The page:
The logistics of organising the whole conference was amazing, yet all was done with love and grace, yes, and peace. What a privilege to be there.
- Well, just a few thoughts from my scribbled notes.
Sun. a.m. John Gass, spoke from Daniel, being tenacious in prayer. He spoke of Wilberforce, encouraged by Wesley not to give up and 45 years later, 3 days before he died, anti slavery laws were passed.
Monday afternoon there was Mission Cheltenham. The sun came out. The choir was there, and our lovely clown, while teams mingled and chatted and prayed, and at least one young man responded to the Gospel.(No, - I was not there!)
Dr.Aaron from Ghana gave a challenging message – that we are called as labourers, and God is saying to us, as to Isaac, when the enemy kept on filling his water supply with stones – ‘go dig another well.’
Pastor Dominic Bird took workshops on evangelism. He was so humble and joyful and didn’t put us under condemnation. But he spoke of Jonathan & his armour bearer – ‘Perhaps God would do something’ – he was willing to fail. If you don’t do it when you have nothing, you won’t do it when you have everything.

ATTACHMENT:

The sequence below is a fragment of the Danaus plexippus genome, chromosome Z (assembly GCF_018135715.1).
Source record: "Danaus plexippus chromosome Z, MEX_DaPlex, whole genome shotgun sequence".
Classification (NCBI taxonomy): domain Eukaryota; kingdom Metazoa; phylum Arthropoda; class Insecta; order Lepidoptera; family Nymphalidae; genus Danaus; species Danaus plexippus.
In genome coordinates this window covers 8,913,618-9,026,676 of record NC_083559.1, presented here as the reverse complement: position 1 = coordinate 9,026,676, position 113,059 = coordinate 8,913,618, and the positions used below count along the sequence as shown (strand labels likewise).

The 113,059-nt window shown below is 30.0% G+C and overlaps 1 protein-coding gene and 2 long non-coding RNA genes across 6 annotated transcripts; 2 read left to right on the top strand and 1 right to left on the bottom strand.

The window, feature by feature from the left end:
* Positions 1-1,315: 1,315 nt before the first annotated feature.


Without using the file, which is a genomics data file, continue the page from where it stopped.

No nap Wed. afternoon. It was the big Ladies meeting – Embrace, (while the men had their own in another venue with a Danish pastor)
We had two inspiring testimonies, one was a middle aged lady who has been wonderfully used in personal evangelism, and then the struggles of a young pastor’s wife. Our speaker was Fiona Castle, thrust into ministry through the death of her famous husband Roy. With many commitments herself she challenged us sometimes to throw away our ‘to do’ list and not to be afraid to relax. (I had taken my latest poetry book with me. I was so blessed in being able to give them away, and this gave me the opportunity of a chat with Fiona.)